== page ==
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AN-SOF Antenna Simulation Best Practices: Checking and Correcting Model Errors

When creating an antenna model or a wire structure in the AN-SOF workspace, several crucial aspects must be considered to ensure the model’s validity. Particularly, when dealing with complex structures composed of numerous wires, the possibility of errors arises. However, AN-SOF provides three essential commands that can be executed in any order and whenever needed to aid in error detection within the model. These commands can be accessed by navigating to the AN-SOF main menu and selecting Tools, Fig. 1, where the following options are available:

An image showing the Tools menu commands in AN-SOF for error detection in an antenna model.
Fig. 1: Tools menu commands for error detection in an AN-SOF antenna model. The window displays the number of affected wires, highlighted in yellow (warning) or red (error) within the workspace.

Checking Individual Wires

The Check Individual Wires command performs a comprehensive assessment of three essential parameters associated with each wire individually. Wires with errors will be highlighted in red, while those with warnings will be highlighted in yellow. The parameters subjected to evaluation are illustrated in Fig. 2(a) and are as follows:

  1. Segment Length / Shortest Wavelength (ΔL/λmin): This parameter examines the ratio between each wire segment’s length, ΔL, and the shortest wavelength, λmin, within the frequency sweep. It is essential to ensure that the segment length is sufficiently small compared to the shortest wavelength, representing the worst-case scenario. The criteria defining whether a wire is considered “OK,” “Warning,” or “Error” are as follows:
  •    ΔL/λmin 0.1 → The wire is considered OK.
  •    0.1 < ΔL/λmin 0.2 → The wire is marked as a warning.
  •    ΔL/λmin > 0.2 → The wire is identified as having an error.
  1. Cross-Section Size / Shortest Wavelength (d/λmin): This parameter focuses on the wire’s cross-section diameter, d, relative to the shortest wavelength, λmin, within the frequency sweep. If the wire’s cross-section is not circular, the equivalent radius is calculated to determine the diameter. The cross-section of each wire must be sufficiently small compared to the wavelength. The criteria for evaluating a wire’s status are as follows:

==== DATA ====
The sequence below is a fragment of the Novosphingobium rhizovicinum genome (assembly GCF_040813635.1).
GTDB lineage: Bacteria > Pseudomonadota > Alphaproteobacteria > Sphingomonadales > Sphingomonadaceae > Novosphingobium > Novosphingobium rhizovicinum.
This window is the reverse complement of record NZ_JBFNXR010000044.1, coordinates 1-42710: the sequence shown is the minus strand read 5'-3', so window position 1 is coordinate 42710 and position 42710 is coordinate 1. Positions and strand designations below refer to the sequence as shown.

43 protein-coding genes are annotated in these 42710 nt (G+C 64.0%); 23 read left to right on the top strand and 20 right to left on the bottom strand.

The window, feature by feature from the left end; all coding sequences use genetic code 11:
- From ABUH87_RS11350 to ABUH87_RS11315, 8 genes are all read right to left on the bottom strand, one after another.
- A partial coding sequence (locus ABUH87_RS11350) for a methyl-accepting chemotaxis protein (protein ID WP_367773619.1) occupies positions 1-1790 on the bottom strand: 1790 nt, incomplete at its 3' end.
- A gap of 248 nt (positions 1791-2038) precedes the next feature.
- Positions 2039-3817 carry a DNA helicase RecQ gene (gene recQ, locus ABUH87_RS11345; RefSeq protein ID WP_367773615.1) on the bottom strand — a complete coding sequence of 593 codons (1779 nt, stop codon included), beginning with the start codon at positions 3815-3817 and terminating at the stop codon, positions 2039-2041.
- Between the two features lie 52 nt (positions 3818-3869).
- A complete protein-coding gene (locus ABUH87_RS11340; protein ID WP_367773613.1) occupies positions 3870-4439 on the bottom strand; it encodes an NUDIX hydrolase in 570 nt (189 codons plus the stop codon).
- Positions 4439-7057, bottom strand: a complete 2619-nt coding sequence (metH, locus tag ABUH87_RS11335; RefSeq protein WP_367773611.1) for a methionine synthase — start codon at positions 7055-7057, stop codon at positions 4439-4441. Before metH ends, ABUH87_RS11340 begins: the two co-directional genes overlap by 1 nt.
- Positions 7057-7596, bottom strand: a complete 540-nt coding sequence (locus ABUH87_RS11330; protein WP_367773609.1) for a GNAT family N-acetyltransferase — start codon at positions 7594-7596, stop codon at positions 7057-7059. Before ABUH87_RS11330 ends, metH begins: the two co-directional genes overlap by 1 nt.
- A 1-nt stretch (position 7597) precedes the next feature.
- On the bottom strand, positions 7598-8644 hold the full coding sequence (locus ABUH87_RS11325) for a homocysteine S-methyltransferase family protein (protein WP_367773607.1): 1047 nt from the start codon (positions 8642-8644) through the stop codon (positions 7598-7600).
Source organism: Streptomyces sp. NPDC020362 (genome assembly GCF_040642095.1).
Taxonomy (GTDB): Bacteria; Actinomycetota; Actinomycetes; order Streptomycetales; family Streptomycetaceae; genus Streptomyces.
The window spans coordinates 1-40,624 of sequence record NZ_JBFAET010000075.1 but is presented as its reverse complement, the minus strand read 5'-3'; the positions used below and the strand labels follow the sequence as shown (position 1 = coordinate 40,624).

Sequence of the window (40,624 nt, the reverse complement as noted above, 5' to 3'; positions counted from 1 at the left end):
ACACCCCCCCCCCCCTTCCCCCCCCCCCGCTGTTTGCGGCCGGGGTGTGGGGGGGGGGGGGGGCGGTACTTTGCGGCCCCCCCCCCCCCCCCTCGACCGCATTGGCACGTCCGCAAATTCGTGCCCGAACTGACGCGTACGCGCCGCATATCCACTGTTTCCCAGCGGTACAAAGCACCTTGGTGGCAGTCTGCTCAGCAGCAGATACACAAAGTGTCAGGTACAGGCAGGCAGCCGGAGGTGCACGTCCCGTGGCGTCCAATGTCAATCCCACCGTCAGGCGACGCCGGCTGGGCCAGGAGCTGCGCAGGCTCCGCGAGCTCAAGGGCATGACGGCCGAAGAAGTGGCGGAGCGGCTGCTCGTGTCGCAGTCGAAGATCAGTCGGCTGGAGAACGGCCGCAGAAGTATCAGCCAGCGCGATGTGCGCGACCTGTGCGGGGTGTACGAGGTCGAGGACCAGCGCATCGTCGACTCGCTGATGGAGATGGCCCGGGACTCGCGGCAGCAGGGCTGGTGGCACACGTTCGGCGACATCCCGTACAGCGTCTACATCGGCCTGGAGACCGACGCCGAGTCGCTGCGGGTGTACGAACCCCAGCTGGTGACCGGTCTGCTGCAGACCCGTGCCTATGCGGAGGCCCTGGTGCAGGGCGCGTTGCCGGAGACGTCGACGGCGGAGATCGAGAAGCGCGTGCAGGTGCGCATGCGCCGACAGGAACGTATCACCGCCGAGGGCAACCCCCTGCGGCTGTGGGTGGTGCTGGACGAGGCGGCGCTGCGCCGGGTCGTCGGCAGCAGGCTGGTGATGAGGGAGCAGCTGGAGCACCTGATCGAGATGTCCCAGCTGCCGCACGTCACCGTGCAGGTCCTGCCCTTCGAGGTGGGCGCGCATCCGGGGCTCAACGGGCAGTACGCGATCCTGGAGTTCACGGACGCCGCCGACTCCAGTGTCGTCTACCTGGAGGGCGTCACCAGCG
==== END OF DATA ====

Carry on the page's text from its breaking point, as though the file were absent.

•    d/λmin 0.05 → The wire is considered OK.
  •    0.05 < d/λmin 0.1 → The wire is marked as a warning.
  •    d/λmin > 0.1 → The wire is identified as having an error.
  1. Thin-Wire Ratio (Segment Diameter / Length): This parameter is particularly relevant when increasing the segmentation in a given wire for purposes such as convergence analysis. As the segmentation increases, the segment lengths decrease, causing each segment to become “thicker” in the sense that its diameter, d, approaches its length, ΔL. AN-SOF provides two different Kernels for calculations: the default Exact Kernel, which allows precise calculations on very thick wires, and the Extended Kernel designed for wire segments with a diameter up to 3 times their length (d/ΔL = 3). If the Exact Kernel is not enabled in the Setup tab > Settings, the segment diameter-to-length ratio, d/ΔL, will be checked. This ratio is referred to as the “thin-wire ratio,” and the evaluation criteria are as follows:
  •    d/ΔL 2 → The wire is considered OK.
  •    2 < d/ΔL 3 → The wire is marked as a warning.
  •    d/ΔL > 3 → The wire is identified as having an error.

Errors associated with a wire segment that is too long (ΔL/λmin > 0.2) can be easily rectified by increasing the number of segments for the affected wire. However, it is crucial to enable the “Exact Kernel” option when significantly increasing the number of segments, as each segment becomes thicker. Only disable the Exact Kernel when prioritizing computational speed over accuracy.